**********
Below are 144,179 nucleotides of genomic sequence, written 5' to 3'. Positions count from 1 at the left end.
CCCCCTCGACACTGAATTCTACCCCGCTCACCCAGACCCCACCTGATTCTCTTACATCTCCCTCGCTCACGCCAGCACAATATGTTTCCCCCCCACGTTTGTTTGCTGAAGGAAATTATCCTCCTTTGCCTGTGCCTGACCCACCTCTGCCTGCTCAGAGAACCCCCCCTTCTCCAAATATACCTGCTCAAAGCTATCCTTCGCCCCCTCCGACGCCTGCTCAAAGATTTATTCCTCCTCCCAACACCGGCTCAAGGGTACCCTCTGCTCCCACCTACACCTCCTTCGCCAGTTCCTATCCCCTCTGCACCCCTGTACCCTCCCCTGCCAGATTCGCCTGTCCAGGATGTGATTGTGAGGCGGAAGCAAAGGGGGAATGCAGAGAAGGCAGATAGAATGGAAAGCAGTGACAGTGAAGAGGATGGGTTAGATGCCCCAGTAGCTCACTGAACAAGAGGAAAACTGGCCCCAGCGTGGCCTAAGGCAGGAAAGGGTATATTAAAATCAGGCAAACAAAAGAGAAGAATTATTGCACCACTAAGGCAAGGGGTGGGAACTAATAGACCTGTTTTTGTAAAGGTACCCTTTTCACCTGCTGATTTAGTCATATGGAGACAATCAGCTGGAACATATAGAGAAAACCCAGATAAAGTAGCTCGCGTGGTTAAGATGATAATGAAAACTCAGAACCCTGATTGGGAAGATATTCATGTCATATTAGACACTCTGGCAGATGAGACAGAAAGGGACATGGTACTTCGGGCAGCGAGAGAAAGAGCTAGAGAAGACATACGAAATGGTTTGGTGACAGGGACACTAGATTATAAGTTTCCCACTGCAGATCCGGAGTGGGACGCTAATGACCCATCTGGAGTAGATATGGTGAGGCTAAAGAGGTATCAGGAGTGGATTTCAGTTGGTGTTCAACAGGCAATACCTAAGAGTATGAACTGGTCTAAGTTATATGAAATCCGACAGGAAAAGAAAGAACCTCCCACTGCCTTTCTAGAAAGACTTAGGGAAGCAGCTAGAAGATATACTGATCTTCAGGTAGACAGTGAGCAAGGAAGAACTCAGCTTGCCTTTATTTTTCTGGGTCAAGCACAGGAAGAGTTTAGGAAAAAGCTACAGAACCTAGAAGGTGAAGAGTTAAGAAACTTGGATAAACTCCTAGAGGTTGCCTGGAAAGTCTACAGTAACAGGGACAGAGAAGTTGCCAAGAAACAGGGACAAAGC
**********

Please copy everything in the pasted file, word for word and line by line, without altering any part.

Below are 144,179 nucleotides of genomic sequence, written 5' to 3'. Positions count from 1 at the left end.
CCCCCTCGACACTGAATTCTACCCCGCTCACCCAGACCCCACCTGATTCTCTTACATCTCCCTCGCTCACGCCAGCACAATATGTTTCCCCCCCACGTTTGTTTGCTGAAGGAAATTATCCTCCTTTGCCTGTGCCTGACCCACCTCTGCCTGCTCAGAGAACCCCCCCTTCTCCAAATATACCTGCTCAAAGCTATCCTTCGCCCCCTCCGACGCCTGCTCAAAGATTTATTCCTCCTCCCAACACCGGCTCAAGGGTACCCTCTGCTCCCACCTACACCTCCTTCGCCAGTTCCTATCCCCTCTGCACCCCTGTACCCTCCCCTGCCAGATTCGCCTGTCCAGGATGTGATTGTGAGGCGGAAGCAAAGGGGGAATGCAGAGAAGGCAGATAGAATGGAAAGCAGTGACAGTGAAGAGGATGGGTTAGATGCCCCAGTAGCTCACTGAACAAGAGGAAAACTGGCCCCAGCGTGGCCTAAGGCAGGAAAGGGTATATTAAAATCAGGCAAACAAAAGAGAAGAATTATTGCACCACTAAGGCAAGGGGTGGGAACTAATAGACCTGTTTTTGTAAAGGTACCCTTTTCACCTGCTGATTTAGTCATATGGAGACAATCAGCTGGAACATATAGAGAAAACCCAGATAAAGTAGCTCGCGTGGTTAAGATGATAATGAAAACTCAGAACCCTGATTGGGAAGATATTCATGTCATATTAGACACTCTGGCAGATGAGACAGAAAGGGACATGGTACTTCGGGCAGCGAGAGAAAGAGCTAGAGAAGACATACGAAATGGTTTGGTGACAGGGACACTAGATTATAAGTTTCCCACTGCAGATCCGGAGTGGGACGCTAATGACCCATCTGGAGTAGATATGGTGAGGCTAAAGAGGTATCAGGAGTGGATTTCAGTTGGTGTTCAACAGGCAATACCTAAGAGTATGAACTGGTCTAAGTTATATGAAATCCGACAGGAAAAGAAAGAACCTCCCACTGCCTTTCTAGAAAGACTTAGGGAAGCAGCTAGAAGATATACTGATCTTCAGGTAGACAGTGAGCAAGGAAGAACTCAGCTTGCCTTTATTTTTCTGGGTCAAGCACAGGAAGAGTTTAGGAAAAAGCTACAGAACCTAGAAGGTGAAGAGTTAAGAAACTTGGATAAACTCCTAGAGGTTGCCTGGAAAGTCTACAGTAACAGGGACAGAGAAGTTGCCAAGAAACAGGGACAAAGC